Ibraaz Platform 009: Performance
The research remit for Platform 009 addresses the following question:
What are the genealogies of performance art in North Africa and the Middle East?
When Ibraaz launched this platform in May 2015, we extended the research remit to 12 months to acknowledge the importance of the subject in question. This proved to be not only necessary, but also inadequate: we could have extended the remit to 24 months given the amount of feedback and input we have since received. Whilst the initial intention was to examine the histories of performance art in North Africa and the Middle East, it quickly became obvious that the often transient and precarious nature of the performative gesture in contemporary visual culture speaks to the perilous nature of cultural practices across an increasingly destabilised region.
Performance art today, we quickly observed, sits at the nexus of a specific historical condition; one defined, in part at least, within the localized conditions of underfunding, under-investment, and an undervaluing of culture and its role in public space and social debate. To this, we need to also enquire into the global condition of visual culture against a backdrop of overt conflict and incipient unrest. Yet, if the performative gesture has become a barometer of sorts for the condition of visual culture and the conditions under which it continues to practice, then we should also note the relative lack of research into the formative practices of performative art. Where are the genealogies in a region that continues to have a complex and often fractious relationship to art histories in general?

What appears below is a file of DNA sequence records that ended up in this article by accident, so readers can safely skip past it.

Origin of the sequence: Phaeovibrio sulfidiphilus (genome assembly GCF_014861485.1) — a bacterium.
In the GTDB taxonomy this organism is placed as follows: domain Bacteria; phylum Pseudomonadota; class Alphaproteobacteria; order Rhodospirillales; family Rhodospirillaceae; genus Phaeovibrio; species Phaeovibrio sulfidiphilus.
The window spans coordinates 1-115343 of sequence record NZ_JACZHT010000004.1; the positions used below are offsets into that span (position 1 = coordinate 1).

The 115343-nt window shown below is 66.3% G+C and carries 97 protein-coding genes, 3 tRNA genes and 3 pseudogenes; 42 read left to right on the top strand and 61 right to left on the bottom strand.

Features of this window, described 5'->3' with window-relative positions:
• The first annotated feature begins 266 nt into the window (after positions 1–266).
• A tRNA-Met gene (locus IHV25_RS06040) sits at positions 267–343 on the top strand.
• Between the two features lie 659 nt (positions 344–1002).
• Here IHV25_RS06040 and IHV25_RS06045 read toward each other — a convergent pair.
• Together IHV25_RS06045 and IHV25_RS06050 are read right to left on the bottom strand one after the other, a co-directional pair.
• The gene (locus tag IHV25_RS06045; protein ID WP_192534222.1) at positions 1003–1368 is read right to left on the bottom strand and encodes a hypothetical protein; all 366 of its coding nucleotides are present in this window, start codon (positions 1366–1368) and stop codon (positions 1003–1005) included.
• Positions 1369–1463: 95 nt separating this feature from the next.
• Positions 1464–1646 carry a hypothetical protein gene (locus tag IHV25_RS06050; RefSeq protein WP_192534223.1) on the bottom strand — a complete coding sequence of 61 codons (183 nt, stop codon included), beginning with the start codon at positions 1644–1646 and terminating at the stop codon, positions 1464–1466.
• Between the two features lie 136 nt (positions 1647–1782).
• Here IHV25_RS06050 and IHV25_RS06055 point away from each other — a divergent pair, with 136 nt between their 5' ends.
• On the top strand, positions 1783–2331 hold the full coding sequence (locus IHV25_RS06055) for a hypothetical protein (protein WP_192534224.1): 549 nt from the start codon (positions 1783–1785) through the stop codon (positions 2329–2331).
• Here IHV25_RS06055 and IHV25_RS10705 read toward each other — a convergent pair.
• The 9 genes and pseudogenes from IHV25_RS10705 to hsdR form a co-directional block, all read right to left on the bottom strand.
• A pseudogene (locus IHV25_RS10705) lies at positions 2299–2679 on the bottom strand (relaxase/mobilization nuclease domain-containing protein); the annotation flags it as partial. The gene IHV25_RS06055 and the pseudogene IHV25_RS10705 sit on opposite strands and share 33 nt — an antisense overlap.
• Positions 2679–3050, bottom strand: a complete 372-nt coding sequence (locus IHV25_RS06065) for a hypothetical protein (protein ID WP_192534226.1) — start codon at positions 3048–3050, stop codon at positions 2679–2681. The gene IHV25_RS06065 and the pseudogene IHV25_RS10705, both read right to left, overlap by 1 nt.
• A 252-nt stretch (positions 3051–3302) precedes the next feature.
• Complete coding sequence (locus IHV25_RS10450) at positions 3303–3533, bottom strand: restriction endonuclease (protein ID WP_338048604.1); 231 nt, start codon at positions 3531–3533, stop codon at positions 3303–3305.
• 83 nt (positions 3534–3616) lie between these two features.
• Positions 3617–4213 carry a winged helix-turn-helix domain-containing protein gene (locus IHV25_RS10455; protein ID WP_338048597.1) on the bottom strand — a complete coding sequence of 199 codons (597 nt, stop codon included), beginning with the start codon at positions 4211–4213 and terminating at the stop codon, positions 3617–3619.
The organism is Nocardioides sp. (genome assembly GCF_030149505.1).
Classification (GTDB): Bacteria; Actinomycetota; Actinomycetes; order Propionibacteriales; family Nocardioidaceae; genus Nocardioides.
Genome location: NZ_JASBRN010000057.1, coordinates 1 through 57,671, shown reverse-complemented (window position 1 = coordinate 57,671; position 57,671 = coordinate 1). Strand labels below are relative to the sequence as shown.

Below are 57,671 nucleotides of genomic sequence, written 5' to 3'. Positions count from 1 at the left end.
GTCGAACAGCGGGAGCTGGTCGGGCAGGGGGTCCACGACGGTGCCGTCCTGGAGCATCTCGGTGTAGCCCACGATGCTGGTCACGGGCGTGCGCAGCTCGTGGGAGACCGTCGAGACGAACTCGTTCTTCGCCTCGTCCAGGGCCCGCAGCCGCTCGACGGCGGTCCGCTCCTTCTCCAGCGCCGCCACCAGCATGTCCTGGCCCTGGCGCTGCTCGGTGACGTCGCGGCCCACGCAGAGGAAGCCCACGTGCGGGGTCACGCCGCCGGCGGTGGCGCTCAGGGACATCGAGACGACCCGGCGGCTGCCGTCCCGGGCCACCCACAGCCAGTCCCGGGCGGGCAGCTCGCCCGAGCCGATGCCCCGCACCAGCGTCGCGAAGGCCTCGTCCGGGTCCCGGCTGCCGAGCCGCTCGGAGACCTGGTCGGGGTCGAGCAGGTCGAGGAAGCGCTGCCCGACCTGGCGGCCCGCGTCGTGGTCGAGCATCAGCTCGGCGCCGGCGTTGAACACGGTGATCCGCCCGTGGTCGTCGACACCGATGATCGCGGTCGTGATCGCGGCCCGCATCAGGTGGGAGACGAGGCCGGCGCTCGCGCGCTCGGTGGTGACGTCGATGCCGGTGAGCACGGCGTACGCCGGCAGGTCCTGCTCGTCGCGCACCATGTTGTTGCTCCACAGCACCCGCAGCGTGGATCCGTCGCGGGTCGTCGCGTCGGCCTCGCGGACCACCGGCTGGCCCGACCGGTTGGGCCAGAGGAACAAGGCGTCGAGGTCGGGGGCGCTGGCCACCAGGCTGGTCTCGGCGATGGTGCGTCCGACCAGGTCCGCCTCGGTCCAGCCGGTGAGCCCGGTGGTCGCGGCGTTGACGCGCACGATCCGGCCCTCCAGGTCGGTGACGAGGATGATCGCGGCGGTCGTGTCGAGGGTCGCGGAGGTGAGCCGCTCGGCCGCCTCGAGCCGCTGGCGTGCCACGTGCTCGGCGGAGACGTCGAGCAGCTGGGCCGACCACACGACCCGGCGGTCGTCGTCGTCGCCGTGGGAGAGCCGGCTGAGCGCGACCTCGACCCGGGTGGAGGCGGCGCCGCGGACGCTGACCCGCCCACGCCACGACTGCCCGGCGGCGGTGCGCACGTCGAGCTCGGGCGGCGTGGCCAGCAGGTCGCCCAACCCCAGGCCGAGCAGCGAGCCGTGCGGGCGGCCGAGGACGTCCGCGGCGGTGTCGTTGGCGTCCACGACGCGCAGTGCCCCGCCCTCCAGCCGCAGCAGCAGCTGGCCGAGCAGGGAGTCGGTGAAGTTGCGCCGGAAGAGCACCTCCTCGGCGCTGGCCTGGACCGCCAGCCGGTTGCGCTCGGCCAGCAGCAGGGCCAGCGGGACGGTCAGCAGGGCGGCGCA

In the six months that this Platform has been running, one element has emerged thus far: Performance art – in the context of private, public and civic space – has to date been subjected to forms of aesthetic, ethical and political critique that see them evolving in isolation from the global contexts that underwrite international developments in a wider performance art history. One of the key aims of this platform, then, is to not only understand and consider the localised, imminent factors affecting performance as a gesture but also the global and historical contexts that continue to imbricate such practices. For the launch of the platform, we presented essays, projects, responses and interviews, including a wide-ranging conversation between Hassan Sharif and Nujoom Al Ghanem that considered Sharif's background in performance art in the UAE in the 1980s and how we might frame our research in the long term. We were also pleased to present an edited video compilation of Sharif's performance works from 1995 to 2013 on the Ibraaz Channel, alongside an exclusive video portrait of Jumana Emil Abboud taking part in her Performance as Process residency at the Delfina Foundation in 2015.
As Sharif noted, the history of performance art in the region is being written today, and it is time for the artists of the region to come forward and write their own narratives. To this end, we invited a number of artists to engage other artists in conversations including Monira Al Qadiri, who talks to Lidia Al Qattan about the fantastical mirror mosaics that cover her entire home in Kuwait, and Sarah Abu Abdallah who, along with Abdullah Mutairi, investigated the complex nature of contemporary performance works. Elsewhere, Malak Helmy and Sophia Al-Maria explored the politics of sexualization in a conversation about the performance of the Vagina Monologues, while Oreet Ashery visits the project Semitic Score (2010–ongoing) exclusively for Platform 009.